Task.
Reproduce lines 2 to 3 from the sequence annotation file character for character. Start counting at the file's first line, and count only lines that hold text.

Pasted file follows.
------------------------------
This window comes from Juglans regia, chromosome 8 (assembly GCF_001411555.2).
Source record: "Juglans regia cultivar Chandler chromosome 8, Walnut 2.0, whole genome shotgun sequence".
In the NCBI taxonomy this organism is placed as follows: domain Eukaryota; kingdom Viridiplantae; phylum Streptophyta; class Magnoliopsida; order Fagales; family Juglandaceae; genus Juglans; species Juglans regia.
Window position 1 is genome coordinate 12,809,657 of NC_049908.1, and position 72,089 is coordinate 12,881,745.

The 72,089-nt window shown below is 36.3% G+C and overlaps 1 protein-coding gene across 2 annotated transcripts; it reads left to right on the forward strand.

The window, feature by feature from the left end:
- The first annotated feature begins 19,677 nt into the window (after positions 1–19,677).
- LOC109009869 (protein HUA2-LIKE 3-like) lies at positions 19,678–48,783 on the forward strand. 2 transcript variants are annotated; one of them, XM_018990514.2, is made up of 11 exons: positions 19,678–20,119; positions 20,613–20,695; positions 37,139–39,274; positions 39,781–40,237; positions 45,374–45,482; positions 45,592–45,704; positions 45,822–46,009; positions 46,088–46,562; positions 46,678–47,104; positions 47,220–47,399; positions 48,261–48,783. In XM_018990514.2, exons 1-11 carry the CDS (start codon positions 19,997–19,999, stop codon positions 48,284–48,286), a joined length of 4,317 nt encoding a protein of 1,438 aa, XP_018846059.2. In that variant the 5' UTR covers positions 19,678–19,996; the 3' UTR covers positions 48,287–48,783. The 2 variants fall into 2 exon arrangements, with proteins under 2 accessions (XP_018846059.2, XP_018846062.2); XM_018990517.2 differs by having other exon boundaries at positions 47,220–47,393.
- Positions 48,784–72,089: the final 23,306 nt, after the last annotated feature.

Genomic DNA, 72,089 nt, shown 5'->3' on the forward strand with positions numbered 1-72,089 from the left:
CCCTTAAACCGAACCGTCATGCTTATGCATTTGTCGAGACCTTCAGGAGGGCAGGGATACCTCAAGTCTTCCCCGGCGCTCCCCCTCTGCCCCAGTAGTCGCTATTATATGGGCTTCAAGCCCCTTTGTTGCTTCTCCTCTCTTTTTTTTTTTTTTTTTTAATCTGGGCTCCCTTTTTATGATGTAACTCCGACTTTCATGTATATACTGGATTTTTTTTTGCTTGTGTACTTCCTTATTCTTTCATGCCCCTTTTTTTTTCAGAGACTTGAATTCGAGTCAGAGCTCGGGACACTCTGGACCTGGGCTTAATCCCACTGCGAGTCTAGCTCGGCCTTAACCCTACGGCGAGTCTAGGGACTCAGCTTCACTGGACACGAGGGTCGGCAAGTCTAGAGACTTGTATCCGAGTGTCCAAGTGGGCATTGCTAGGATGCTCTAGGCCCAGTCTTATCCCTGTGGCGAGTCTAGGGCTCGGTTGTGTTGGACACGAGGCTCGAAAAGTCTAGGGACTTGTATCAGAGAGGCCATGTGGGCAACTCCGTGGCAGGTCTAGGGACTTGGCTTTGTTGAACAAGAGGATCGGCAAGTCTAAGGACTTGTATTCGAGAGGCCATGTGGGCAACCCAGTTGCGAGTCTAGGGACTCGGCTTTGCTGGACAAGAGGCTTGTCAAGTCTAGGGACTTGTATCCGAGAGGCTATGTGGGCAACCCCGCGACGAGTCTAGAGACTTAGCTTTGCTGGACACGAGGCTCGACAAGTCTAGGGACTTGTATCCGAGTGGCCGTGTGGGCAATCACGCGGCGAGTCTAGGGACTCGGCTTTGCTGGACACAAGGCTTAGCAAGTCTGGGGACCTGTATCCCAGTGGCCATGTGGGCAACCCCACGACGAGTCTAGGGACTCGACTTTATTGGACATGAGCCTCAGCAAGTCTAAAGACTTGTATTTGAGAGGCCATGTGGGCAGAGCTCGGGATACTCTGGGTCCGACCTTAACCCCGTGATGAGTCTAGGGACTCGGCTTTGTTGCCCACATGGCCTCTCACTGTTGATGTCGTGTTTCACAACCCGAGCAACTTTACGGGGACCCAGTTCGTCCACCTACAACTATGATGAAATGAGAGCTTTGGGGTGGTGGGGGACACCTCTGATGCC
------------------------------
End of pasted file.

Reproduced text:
Source record: "Juglans regia cultivar Chandler chromosome 8, Walnut 2.0, whole genome shotgun sequence".
In the NCBI taxonomy this organism is placed as follows: domain Eukaryota; kingdom Viridiplantae; phylum Streptophyta; class Magnoliopsida; order Fagales; family Juglandaceae; genus Juglans; species Juglans regia.